Boiling Down

I have been cleaning out my books and files. They are excellent, if I do say so myself, and I need to spend much more time with them. Looking at them makes me realize how much more I need to read, but also how much I know. And now that I have almost extirpated Reeducation entirely, I should be able to read them without interference.

As may be well known by now, my primary objection to Reeducation was its invalidation of my being in general, my scholarly being in particular, and my research field most specifically. That is why it was impossible to coexist with Reeducation, although I really tried to do this; ultimately, it was also necessary to extirpate all of its residue.

For many years I felt that the extirpation of Reeducation was complicated, but in reality it is simple. All I had to do was decide I was simply not guilty of the things Reeducation thought I was. To decide that, of course, was to break Reeducation’s most important rule – the rule against rejecting its propositions – but of course, if all of Reeducation’s residue is to go, that rule has to go, too. This does not mean, of course, that we cannot consider individual propositions from Reeducation. It only means we are no longer required to do so.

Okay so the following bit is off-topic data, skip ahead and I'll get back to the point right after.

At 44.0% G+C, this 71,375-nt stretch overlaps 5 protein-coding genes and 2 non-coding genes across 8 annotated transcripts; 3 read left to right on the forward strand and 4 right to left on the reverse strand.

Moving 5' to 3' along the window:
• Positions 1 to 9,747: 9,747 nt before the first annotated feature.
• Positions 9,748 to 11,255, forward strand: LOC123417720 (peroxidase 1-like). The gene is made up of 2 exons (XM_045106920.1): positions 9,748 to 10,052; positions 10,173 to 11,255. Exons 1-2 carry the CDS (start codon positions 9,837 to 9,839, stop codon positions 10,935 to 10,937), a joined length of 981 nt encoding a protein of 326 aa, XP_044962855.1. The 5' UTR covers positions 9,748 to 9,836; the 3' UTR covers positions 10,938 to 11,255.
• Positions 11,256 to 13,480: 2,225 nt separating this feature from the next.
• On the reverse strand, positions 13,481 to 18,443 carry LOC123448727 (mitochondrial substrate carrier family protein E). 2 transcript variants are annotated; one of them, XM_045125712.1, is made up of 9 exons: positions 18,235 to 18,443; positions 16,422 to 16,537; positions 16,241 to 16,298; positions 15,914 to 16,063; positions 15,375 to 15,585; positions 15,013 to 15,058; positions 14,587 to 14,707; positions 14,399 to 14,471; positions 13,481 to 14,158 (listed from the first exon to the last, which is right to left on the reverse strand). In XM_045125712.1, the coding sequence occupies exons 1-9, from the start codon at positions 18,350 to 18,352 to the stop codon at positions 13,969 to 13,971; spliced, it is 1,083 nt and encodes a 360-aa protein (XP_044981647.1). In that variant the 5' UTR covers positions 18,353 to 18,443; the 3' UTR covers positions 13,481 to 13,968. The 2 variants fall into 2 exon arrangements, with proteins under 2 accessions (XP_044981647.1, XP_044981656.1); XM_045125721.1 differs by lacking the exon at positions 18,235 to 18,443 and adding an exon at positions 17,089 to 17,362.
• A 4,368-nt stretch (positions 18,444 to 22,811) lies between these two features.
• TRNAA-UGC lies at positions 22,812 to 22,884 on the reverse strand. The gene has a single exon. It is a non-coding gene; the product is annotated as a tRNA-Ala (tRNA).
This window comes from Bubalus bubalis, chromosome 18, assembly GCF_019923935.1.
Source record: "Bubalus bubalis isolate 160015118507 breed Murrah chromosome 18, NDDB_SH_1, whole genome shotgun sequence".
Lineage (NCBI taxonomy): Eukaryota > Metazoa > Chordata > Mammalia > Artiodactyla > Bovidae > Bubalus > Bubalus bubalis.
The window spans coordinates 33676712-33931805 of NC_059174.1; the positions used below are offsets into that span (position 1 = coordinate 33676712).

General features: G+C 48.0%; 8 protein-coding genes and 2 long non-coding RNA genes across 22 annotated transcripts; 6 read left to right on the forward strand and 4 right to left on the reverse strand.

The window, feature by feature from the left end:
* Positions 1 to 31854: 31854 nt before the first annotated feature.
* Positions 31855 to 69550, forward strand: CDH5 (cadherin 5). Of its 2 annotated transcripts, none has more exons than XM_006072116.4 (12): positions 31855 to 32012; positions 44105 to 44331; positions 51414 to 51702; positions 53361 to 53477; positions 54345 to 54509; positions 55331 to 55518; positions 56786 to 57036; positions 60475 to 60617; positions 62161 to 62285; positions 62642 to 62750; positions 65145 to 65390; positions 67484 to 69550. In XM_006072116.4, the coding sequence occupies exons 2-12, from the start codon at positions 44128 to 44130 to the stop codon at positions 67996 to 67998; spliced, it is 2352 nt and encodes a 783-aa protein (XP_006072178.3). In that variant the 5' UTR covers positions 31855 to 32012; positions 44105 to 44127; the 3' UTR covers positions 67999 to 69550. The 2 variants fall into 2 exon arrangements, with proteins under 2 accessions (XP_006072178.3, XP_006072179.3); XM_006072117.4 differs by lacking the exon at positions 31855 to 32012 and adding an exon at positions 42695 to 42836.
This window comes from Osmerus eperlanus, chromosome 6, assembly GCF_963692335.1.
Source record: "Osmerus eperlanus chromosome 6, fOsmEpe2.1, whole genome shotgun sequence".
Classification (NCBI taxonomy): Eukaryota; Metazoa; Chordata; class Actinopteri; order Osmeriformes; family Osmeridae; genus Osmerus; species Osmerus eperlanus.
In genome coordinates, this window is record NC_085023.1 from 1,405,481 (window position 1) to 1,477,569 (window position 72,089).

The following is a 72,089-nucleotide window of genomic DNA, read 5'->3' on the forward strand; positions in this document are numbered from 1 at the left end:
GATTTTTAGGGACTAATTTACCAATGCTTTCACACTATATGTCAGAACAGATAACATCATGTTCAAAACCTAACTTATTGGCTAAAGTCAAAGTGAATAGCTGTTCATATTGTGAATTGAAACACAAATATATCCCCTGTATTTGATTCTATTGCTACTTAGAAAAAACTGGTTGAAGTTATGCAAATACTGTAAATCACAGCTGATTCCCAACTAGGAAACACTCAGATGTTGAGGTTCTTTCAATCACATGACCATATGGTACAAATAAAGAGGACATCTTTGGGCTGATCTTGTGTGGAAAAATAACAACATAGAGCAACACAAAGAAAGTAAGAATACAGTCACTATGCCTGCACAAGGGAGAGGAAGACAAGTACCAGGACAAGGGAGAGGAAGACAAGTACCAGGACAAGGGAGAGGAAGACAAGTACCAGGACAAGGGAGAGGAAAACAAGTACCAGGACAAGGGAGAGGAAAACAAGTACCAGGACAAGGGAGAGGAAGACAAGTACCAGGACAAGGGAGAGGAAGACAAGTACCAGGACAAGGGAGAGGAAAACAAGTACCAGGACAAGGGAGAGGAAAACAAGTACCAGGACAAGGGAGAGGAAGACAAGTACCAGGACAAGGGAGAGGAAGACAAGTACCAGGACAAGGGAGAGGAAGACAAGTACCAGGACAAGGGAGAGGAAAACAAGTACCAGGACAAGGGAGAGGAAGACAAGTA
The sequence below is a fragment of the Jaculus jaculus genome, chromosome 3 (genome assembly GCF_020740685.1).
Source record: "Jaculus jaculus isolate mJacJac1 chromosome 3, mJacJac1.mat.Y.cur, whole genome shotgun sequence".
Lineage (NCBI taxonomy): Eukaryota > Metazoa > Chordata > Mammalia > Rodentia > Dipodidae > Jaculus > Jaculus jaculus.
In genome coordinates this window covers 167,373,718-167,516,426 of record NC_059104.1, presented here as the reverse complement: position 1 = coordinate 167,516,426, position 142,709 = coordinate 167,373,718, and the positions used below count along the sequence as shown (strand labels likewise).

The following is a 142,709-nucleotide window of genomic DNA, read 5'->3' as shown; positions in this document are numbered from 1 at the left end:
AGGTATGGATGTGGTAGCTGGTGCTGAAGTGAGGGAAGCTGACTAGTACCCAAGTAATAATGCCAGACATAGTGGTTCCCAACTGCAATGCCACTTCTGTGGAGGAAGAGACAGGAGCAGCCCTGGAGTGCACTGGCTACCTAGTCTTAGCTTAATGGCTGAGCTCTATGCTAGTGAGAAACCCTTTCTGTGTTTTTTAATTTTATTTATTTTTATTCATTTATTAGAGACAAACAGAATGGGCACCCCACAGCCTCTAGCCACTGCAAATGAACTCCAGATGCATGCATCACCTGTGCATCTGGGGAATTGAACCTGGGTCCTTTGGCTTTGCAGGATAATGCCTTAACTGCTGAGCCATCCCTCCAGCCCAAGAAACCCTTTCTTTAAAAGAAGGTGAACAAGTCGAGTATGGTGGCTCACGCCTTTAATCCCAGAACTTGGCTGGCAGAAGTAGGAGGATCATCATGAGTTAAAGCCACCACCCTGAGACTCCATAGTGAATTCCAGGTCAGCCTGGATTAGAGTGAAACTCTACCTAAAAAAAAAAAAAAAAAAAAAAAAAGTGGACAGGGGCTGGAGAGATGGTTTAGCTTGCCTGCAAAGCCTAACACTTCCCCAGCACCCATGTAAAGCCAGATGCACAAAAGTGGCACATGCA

I have been aware that I had a psychological problem since I was about five. The problem was not knowing how to handle overbearing people and bullies, although it took me at least four more decades to be able to put it in those terms. At about age eight, I learned that there was treatment for psychological problems, and decided to seek treatment for mine as soon as I could afford it. At 34, I finally could, and that was when my saga with Reeducation began.

I dislike Reeducation because it said I could not know who I was or what I wanted. Only it could know. One thing it was sure it knew was that my being a scholar was a very bad thing. Another was that my choice of research field was proof that I “should have been disabled for life” (and I quote textually). I disagreed with these assessments, of course, but as even my more casual readers surely know by now, disagreement was never legitimate – it was “denial.”

This is of course ironic because as we know, I had gone to Reeducation to learn how to deal with overpowering individuals and bullies. In Reeducation as I experienced it, it was assumed that everyone had far worse, and far more Gothic problems than they were willing to admit, and any form of disagreement was suspect. Still I find it hard to believe that any legitimate Reeducator, of any stripe, would actually try this circular number on people. Indeed, I found it hard to believe at the time: This cannot be happening. They cannot possibly mean this. I must have misunderstood. And so I stayed. And when I left, it stayed in me. But now, it is almost gone.

Axé.


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